Potentially yes. The EU GDPR will continue apply whenever a UK based business or organisation offers goods or services to individuals/data subjects located in the EU together with the monitoring of those individuals’ behaviour.
Remember also that the EU GDPR states that tracking individuals on the internet to analyse or predict their personal preferences will also trigger the application of the EU GDPR.
All in all, the message is fairly straightforward. If you do business within the EU (even if you have no physical presence there) you will still need to comply with the EU GDPR.
What will the future data protection relationship between the UK and the EU look like?
If only we knew! The end of the transitional period will see the UK become what is known as a “third country” for the purposes of EU data protection law.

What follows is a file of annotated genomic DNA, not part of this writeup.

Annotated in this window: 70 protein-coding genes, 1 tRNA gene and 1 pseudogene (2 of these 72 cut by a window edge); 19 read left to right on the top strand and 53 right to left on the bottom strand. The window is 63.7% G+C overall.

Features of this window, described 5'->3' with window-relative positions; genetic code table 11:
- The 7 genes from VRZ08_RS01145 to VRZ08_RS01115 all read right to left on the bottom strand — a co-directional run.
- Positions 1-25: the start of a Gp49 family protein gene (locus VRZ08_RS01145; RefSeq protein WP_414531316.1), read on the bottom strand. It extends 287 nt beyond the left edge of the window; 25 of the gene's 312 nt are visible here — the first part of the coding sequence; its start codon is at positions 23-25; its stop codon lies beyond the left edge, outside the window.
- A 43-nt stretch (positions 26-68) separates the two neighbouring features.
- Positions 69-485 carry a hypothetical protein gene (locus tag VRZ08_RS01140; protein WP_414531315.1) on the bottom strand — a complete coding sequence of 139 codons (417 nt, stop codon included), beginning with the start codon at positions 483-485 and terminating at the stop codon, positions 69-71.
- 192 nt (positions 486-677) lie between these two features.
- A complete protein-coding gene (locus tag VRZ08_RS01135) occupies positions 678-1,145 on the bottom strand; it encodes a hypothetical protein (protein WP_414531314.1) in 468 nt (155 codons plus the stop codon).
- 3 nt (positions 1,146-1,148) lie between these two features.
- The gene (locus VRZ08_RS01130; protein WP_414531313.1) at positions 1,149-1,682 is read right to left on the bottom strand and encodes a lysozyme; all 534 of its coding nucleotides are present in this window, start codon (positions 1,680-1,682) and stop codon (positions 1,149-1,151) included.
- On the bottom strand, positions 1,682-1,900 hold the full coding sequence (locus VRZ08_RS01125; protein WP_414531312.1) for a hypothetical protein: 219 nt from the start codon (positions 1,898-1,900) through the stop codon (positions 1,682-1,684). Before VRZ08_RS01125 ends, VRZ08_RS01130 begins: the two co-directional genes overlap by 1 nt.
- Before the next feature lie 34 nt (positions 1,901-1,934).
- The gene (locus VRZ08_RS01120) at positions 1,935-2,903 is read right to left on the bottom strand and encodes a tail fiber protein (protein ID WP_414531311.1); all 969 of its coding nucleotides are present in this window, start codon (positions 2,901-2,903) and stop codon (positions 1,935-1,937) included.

Third country status has several potentially negative consequences for UK based businesses and organisations, in relation to cross-border data transfers, competent supervisory authorities and the enforcement of the EU GDPR (more on this later).
There’s been a lot of talk about EU “adequacy decisions”, what are they?
The EU GDPR permits the European Commission to recognise a third country’s data protection laws as being adequate. In terms of data protection, an adequacy decision is extremely useful since it effectively means that cross-border data transfers can take place with a minimum of fuss and delay.
It’s worth noting that the political declaration between the UK and the EU states that the European Commission will endeavour to adopt decisions regarding the UK’s adequacy by the end of 2020 “if the applicable conditions are met”.